Even without those, Trails of Cold Steel III has other perks in battle. A smaller but much appreciative feature is the autonomous battling allowing the game itself to take the reins and speed through combat. Best suited for those battles where little concern comes in. Also, since enemies appear in the field prior to battle, the player can attack from behind giving them an advantage to strike first. This also means that you should avoid being snuck up on as they can get the first swipe if they happen to catch you in the back.
The Link system is an additional plus to have in battle since characters can assist each other. Sometimes an attack will land allowing another character to jump in for extra damage. Abilities learned through leveling up means they could also land a finishing blow for example if the enemy is near death or counterattack if their linked partner is hit. It’s another fantastic addition that can greatly affect battles thanks to not only extra damage, but unbalancing enemies or disabling the enemy by “breaking” them too.
At parts in the story, characters will make use of giant mechs called Panzer Soldats. Battles in these are essentially the same minus some of the aspects mentioned above such as S-Crafts. However, they can team with another member not in a Panzer Soldat and that individual can cast magic as an attack. That person can also boost the EP (Energy Points) or restore a little health to help out the paired Panzer Soldat too. I enjoyed these battles less, but they were still cool to see and I’m a sucker for mech fights.
The Orbment system makes a lot of things in combat work. Characters can equip Master Quartz which have elemental affinities. These level up and in doing so grant benefits to characters such as increasing potency of healing arts or evading magic attacks. After that, characters can also equip quartz into slots which grant the user magic to use in combat or have special properties not dealing with attacks such as showing enemies and treasure chests on the map. These quartz can be bought or created and allow for experimentation for battle as well.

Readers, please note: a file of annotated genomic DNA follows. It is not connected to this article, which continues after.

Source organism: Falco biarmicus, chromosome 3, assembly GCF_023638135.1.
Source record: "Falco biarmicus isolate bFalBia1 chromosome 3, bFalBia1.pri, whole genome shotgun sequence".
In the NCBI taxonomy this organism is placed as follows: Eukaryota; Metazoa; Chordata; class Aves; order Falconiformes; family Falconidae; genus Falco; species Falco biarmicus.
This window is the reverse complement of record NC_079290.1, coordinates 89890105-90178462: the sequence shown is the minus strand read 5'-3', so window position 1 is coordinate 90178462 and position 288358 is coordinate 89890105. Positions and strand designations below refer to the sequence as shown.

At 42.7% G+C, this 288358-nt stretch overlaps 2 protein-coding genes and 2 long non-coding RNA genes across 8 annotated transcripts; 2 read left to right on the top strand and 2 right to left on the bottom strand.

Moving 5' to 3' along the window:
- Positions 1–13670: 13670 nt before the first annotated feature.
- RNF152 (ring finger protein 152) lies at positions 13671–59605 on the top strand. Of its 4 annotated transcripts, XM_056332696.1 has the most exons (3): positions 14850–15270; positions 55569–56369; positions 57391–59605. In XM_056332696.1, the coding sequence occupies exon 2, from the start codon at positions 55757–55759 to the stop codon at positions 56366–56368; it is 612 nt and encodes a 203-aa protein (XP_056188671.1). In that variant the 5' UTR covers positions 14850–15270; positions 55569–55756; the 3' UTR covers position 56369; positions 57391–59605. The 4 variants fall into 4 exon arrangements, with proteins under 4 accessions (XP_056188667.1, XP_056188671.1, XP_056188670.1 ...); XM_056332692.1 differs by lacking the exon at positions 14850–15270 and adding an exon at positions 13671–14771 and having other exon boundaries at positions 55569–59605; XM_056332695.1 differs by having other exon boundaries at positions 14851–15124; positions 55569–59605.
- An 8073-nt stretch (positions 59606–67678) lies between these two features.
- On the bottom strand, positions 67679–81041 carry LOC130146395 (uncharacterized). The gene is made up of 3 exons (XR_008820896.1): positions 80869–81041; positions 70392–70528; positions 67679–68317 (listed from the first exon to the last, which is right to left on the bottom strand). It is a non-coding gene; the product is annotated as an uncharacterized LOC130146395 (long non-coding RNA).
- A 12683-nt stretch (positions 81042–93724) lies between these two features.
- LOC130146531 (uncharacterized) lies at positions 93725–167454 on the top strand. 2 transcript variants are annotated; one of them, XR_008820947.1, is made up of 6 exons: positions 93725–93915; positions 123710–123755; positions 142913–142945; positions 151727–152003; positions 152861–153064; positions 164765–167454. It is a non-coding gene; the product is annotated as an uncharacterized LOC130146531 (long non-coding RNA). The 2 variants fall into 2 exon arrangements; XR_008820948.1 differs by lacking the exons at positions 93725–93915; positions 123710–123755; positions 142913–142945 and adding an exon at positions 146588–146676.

I found myself really loving the world and characters in Trails of Cold Steel III. The look of the game has the clean anime appearance which I’m a fan of and while it and the character personalities may seem cliche’, everything hit the right notes for me. Character personalities bounced off of each other well and returning characters who knew Rean were written in a way that made their friendship seem genuine. The biggest complaint I can levy at some characters is how cryptic many seem to be. Often it is characters who haven’t been fully revealed at the time, but too often does someone leave something verbally hanging with a later payoff.